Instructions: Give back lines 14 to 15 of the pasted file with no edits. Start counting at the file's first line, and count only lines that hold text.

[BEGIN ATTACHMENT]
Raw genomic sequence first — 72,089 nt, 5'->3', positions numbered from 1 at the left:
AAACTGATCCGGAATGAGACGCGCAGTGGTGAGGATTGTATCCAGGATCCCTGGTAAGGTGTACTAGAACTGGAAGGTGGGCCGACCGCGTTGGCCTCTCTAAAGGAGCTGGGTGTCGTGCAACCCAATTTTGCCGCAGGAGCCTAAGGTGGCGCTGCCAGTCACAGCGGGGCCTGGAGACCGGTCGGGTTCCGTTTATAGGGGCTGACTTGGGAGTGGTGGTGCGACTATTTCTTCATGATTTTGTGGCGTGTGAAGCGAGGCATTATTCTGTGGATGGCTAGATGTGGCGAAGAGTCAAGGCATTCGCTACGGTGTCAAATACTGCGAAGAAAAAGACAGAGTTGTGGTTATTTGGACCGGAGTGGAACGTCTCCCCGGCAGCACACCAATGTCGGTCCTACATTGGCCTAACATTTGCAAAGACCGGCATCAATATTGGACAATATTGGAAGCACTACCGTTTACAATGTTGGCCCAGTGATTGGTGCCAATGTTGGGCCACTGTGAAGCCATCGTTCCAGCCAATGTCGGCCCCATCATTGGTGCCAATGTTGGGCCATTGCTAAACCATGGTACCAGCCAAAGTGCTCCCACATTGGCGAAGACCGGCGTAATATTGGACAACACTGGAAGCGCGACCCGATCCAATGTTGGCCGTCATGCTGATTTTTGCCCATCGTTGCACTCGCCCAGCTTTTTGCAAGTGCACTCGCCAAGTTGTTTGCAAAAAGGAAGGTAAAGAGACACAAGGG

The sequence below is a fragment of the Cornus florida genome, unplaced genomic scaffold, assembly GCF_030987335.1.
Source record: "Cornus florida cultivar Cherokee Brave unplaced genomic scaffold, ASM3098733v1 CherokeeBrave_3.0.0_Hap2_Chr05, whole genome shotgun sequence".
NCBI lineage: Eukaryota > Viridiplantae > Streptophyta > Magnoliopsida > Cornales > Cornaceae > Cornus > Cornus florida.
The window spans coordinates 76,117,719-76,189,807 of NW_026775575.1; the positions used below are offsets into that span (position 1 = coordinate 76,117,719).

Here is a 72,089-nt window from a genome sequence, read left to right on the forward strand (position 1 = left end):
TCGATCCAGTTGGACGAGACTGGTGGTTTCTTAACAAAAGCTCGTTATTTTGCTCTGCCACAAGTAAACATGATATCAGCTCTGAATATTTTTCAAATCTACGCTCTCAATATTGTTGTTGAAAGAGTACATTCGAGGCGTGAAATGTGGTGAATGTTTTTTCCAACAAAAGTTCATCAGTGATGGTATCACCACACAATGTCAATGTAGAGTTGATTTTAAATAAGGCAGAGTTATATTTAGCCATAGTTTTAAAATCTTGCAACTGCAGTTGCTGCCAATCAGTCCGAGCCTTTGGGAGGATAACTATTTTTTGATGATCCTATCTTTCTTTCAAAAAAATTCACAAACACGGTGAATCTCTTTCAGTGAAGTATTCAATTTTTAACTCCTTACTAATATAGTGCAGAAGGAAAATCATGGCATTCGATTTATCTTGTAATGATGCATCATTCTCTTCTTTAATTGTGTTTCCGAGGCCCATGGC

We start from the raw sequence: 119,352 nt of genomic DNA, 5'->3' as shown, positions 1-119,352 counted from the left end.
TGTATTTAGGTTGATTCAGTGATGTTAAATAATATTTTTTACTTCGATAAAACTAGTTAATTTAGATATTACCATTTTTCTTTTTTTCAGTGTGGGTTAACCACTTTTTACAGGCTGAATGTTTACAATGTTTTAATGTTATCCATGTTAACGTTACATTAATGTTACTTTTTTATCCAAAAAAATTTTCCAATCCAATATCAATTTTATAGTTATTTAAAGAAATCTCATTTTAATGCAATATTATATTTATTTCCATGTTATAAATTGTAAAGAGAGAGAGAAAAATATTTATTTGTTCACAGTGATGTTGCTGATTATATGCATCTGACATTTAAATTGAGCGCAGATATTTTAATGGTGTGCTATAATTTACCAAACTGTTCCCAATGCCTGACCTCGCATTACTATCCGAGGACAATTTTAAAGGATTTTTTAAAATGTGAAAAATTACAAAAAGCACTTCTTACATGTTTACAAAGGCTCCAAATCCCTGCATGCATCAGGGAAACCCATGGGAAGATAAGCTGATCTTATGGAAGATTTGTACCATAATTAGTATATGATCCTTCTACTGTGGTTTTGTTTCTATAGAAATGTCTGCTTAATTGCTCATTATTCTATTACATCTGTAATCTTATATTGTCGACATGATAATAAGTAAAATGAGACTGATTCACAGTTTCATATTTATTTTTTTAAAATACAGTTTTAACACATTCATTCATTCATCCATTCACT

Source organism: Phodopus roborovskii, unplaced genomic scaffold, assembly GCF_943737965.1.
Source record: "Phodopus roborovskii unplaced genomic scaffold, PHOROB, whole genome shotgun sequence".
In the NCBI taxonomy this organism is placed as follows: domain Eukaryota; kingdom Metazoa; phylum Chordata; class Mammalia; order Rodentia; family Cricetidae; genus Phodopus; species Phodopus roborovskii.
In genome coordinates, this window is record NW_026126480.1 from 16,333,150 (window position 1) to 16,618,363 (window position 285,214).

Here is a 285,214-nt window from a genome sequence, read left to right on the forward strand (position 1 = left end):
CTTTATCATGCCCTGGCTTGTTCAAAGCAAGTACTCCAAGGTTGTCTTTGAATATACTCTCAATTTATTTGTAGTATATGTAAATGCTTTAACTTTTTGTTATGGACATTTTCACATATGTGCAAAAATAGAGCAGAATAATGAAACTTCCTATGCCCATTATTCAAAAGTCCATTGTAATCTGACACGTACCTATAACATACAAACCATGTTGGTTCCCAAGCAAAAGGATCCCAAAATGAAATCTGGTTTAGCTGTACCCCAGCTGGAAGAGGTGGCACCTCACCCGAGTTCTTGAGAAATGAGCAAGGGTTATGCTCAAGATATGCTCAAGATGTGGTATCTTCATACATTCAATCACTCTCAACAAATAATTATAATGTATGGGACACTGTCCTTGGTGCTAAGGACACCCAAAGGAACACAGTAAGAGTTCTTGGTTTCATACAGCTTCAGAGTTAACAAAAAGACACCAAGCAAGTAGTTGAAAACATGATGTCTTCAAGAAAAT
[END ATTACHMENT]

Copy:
In genome coordinates, this window is record NW_026126480.1 from 16,333,150 (window position 1) to 16,618,363 (window position 285,214).

Here is a 285,214-nt window from a genome sequence, read left to right on the forward strand (position 1 = left end):